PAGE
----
RESULTS

Oral administration of AHCC does not restore the loss of spleen weight observed in mice under hindlimb-unloading conditions.

There were no significant changes in body weight among treatments (Table 1). However, spleens isolated from hindlimb-unloaded mice weighted significantly less than normally caged control mice. Although the percentage of spleen weight loss was reduced in mice receiving AHCC (23.6 ± 7.3) compared with mice receiving PBS (31 ± 6.3) and mice not receiving treatment (29.2 ± 4.7), a statistical difference was not reached.

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Table 1.

Effects of AHCC on body and spleen weight in mice under hindlimb-unloading conditions

AHCC enhances the function of the immune system in normally housed mice.

Before studying the effects of AHCC in mice under hindlimb-unloading conditions, we investigated the effects of AHCC in normally housed mice. To assess the role of AHCC on spleen cell function, spleen cells were removed, cultured, and stimulated with mitogens. Spleen cell proliferation and cytokine production were measured and compared among groups. Mice receiving AHCC showed significant increase in proliferation in spleen cells stimulated with Con-A (1.65 ± 0.03) compared with control mice receiving PBS (1.5 ± 0.018) and normal control mice not receiving any treatment (1.5 ± 0.014). Similar results were found in spleen cells stimulated with LPS: the ratio of increase in proliferation was significantly higher in the AHCC group (1.77 ± 0.021) than the PBS (1.31 ± 0.01) and the normal control (1.35 ± 0.012) groups (Fig. 1).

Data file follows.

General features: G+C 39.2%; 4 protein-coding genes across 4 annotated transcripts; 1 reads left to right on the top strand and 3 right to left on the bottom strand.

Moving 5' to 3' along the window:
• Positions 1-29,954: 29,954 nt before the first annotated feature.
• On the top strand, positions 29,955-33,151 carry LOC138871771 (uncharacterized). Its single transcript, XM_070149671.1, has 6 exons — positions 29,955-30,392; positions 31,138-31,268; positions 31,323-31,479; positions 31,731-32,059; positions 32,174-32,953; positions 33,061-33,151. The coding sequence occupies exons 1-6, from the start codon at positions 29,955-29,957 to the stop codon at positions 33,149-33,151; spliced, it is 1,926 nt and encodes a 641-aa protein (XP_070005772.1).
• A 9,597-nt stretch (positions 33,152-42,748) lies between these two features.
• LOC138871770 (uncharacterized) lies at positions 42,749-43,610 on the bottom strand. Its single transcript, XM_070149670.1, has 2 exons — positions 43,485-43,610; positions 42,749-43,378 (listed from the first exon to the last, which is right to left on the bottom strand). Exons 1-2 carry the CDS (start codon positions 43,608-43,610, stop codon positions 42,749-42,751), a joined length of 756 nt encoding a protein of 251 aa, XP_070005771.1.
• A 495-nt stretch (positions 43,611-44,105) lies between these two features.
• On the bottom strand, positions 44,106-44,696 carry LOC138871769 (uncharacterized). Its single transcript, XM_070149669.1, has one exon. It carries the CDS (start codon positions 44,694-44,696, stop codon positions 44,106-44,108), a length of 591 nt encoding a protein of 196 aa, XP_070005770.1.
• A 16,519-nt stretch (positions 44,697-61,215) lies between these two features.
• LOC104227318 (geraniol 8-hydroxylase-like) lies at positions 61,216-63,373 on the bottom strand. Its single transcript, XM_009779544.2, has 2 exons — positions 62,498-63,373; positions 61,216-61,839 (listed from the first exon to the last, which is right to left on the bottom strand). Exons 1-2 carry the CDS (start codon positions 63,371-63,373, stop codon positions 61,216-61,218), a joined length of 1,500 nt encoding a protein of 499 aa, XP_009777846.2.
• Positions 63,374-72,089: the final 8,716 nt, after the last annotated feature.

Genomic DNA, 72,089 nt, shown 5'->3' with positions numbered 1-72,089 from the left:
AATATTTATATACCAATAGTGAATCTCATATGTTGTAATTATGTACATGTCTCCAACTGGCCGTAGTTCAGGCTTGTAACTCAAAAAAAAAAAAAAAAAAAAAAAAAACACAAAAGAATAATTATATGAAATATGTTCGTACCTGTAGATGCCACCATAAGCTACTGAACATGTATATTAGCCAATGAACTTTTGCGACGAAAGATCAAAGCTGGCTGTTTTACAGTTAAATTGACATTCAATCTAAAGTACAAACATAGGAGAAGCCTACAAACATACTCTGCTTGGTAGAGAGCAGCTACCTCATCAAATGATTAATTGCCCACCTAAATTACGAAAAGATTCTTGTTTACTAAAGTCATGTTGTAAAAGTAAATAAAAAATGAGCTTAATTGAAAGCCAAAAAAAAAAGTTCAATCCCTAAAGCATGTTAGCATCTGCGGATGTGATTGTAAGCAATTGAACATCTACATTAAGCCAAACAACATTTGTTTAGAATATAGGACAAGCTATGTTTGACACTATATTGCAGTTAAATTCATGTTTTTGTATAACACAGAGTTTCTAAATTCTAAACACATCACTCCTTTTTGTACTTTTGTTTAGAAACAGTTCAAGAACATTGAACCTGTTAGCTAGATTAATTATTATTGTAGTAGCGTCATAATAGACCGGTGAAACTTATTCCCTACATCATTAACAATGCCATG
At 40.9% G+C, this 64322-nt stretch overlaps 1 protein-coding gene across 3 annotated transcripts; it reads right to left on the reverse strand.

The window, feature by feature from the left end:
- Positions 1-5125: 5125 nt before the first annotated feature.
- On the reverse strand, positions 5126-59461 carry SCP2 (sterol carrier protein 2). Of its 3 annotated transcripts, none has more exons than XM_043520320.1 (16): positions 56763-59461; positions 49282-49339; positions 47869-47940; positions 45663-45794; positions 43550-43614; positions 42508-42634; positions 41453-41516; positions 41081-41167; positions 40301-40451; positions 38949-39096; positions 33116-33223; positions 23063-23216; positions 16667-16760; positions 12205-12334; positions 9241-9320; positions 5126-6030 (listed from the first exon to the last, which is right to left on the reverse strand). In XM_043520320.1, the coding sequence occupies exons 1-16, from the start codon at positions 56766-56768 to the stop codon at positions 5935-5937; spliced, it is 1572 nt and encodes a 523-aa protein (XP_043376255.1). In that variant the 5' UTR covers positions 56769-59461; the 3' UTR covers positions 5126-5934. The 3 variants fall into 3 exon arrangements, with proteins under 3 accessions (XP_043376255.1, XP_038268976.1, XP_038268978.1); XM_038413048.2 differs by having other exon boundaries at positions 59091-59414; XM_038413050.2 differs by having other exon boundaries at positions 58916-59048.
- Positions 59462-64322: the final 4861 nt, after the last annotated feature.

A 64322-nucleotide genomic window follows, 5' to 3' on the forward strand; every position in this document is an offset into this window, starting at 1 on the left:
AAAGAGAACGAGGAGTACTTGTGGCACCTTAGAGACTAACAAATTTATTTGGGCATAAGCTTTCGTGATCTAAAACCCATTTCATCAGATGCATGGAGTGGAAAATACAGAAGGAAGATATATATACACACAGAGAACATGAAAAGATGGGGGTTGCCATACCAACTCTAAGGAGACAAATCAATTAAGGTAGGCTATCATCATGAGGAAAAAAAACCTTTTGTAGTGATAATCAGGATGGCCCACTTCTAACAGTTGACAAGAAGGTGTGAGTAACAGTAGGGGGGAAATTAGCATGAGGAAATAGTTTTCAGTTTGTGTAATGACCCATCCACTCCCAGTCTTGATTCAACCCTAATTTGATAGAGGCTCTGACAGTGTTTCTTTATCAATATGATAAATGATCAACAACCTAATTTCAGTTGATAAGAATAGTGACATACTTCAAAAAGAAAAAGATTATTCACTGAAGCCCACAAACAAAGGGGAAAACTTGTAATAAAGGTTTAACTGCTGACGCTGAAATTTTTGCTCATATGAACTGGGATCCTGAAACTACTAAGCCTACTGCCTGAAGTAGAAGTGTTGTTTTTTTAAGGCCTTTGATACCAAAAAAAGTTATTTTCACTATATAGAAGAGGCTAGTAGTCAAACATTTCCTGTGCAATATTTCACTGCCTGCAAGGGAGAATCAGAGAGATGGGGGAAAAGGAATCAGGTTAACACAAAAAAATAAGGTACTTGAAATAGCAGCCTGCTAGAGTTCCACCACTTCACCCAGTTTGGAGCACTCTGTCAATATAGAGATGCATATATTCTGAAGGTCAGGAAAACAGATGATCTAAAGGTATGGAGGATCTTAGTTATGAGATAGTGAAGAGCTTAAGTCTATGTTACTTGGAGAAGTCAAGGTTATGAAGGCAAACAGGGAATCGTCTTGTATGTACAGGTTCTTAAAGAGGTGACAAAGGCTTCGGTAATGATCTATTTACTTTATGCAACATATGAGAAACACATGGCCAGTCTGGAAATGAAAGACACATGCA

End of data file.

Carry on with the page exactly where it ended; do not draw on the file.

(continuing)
Fig. 1.

Effects of oral administration of active hexose correlated compound (AHCC) on mitogen-induced spleen cell proliferation of normally caged mice. Con-A, concanavalin A; LPS, lipopolysaccharide. Data are means ± SE of the increase of proliferation of mitogen-stimulated cells compared with mitogen-nonstimulated control cells. *P < 0.05.

Analysis of cytokine production showed a significant overall increase of cytokines with predominant T helper (Th) 1 cell response (IFN-γ and IL-2) in the AHCC group compared with control groups in cells stimulated with Con-A (Fig. 2A). A greater cytokine response with predominant Th2 (T helper cell 2) response (Il-4, IL-6, IL-10) was observed in the AHCC group in cells stimulated with LPS. However, IFN-γ levels also were significantly increased after LPS stimulation in this group (Fig. 2B).

Fig. 2.